Those captive women who arrived at Naharda'a,

they brought them up to the [attic of] the house of Rav Amram the Pious,

and removed the ladder from before them.

As one of them was passing [before the opening],

a light fell upon the opening [because of her great beauty].

Rav Amram took the ladder

that ten were not able to move,

and moved it by himself.

He went and ascended;

when he got halfway up the ladder he spread [his feet to steady himself],

and raised his voice: "Fire in the house of Amram!"

הנך שבוייתא דאתאי לנהרדעא,

אסקינהו לבי רב עמרם חסידא,

אשקולו דרגא מקמייהו.

בהדי דקא חלפה חדא מנייהו

נפל נהורא באיפומא;

שקליה רב עמרם לדרגא

דלא הוו יכלין בי עשרה למדלייא,

דלייא לחודיה.

סליק ואזיל,

כי מטא לפלגא דרגא איפשח,

רמא קלא: נורא בי עמרם!  

The gemara tells a story of some captive women who, upon their release, were temporarily housed in the attic of Rav Amram the Pious. Rav Amram was seized by a powerful desire to sin, to the point that he exerted incredible energy in moving a ladder in order to proposition one of the women. As he reached the middle of the ladder that led to the attic, just a few steps away from sin, Rav Amram steadied himself and cried out, "Fire in the house of Amram!" This attracted the attention of the neighbors, who came to help out with the "fire." Rav Amram thus saved himself from sin.

The story continues:

The rabbis came. They said to him: "You have embarrassed us!"

He said to them: "It is better you should be embarrassed in the house of Amram in this world

and you will not be embarrassed because of him in the World to Come."

He made (the evil inclination) swear to leave him,

he left him as a pillar of fire;

he said to him: "Look,

you are fire and I am flesh,

and I am better than you."

אתו רבנן, אמרו ליה: כסיפתינן!

אמר להו: מוטב תיכספו בי עמרם בעלמא הדין,

ולא תיכספו מיניה לעלמא דאתי.

אשבעיה דינפק מיניה,

נפק מיניה כי עמודא דנורא,

אמר ליה: חזי,

דאת נורא ואנא בישרא,

ואנא עדיפנא מינך.

The incident with Rav Amram had attracted attention, and the rabbis complained that the publicity was embarrassing. He responded that, essentially, his ploy was necessary in order to avoid sin, and avoiding sin was so critically important that it was worth any price.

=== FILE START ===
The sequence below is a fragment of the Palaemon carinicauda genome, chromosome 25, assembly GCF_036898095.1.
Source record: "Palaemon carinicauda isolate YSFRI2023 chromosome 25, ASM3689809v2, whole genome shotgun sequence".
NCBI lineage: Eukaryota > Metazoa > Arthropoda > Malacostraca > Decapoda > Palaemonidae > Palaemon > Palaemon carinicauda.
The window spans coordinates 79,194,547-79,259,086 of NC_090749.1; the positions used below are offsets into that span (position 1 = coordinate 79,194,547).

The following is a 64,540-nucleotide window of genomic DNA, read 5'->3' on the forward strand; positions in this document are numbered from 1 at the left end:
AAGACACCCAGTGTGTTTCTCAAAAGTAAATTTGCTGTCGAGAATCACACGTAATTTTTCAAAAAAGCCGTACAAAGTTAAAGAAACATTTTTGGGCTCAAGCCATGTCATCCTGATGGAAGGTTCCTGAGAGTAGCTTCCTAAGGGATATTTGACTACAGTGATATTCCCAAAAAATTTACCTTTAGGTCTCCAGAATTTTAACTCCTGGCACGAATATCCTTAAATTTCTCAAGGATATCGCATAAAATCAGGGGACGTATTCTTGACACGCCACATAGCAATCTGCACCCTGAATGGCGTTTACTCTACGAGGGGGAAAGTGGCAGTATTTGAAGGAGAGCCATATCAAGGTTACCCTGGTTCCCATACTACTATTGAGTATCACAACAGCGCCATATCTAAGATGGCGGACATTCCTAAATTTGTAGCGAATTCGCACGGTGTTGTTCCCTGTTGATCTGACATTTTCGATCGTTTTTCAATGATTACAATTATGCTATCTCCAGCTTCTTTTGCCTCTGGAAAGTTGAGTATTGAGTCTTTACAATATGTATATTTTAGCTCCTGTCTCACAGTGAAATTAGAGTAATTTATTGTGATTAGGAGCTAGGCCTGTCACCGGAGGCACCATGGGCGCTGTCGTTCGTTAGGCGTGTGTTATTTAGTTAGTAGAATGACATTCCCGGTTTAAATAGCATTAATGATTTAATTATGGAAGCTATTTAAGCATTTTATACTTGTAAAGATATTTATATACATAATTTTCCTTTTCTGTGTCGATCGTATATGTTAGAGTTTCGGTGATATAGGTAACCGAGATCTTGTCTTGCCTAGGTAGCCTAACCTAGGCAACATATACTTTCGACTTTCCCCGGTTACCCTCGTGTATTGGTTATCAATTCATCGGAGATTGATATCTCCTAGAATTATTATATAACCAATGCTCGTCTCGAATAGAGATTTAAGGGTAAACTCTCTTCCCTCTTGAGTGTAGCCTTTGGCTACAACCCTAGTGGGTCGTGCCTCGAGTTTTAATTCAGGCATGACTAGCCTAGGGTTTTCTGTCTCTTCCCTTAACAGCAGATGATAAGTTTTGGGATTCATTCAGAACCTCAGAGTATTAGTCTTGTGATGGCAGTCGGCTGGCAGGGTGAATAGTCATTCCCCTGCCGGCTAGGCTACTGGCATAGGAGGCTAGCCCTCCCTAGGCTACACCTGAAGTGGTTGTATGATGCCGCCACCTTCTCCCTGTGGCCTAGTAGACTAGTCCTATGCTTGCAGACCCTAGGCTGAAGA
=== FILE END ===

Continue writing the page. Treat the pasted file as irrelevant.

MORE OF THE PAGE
As a postscript, the gemara says that Rav Amram made the evil inclination leave him, at which point it left in the form of a pillar of fire. Rav Amram declared that he, made from flesh and blood, was stronger than the fiery evil inclination.

Why do you think the Gemara tells this unusual story?

A couple of thoughts come to mind. Firstly, the story comes to highlight the danger that sin poses. No one can assume that he is beyond temptation; even Rav Amram the Pious was overcome by his sudden desire, to the point that he came dangerously close to sinning. (With regard to this particular incident, it is quite relevant to mention a principle that the Gemara expresses in several places, which is that great people are sometimes tested with unusually strong temptations to sin.) At the same time, the gemara emphasizes how critically important it is to rise to the challenge. This is apparent from Rav Amram's response to the rabbis, in which is points out that refraining from sin is worth any price one would have to pay in this world.

Finally, the gemara intends to demonstrate that it is possible to overcome temptation. Rav Amram was apparently completely overtaken by his desire, yet managed to have a flickering objection of his conscience. Sensing that he might again be overpowered by his desire, he seized the opportunity that his moment of strength presented and took drastic action to ensure that he would not succumb to his evil inclination. This is further demonstrated by the postscript: when the evil inclination left him (in the form of a fire - the same image originally used by Rav Amram!), Rav Amram exulted that he had proven himself to be even stronger than the fire of temptation.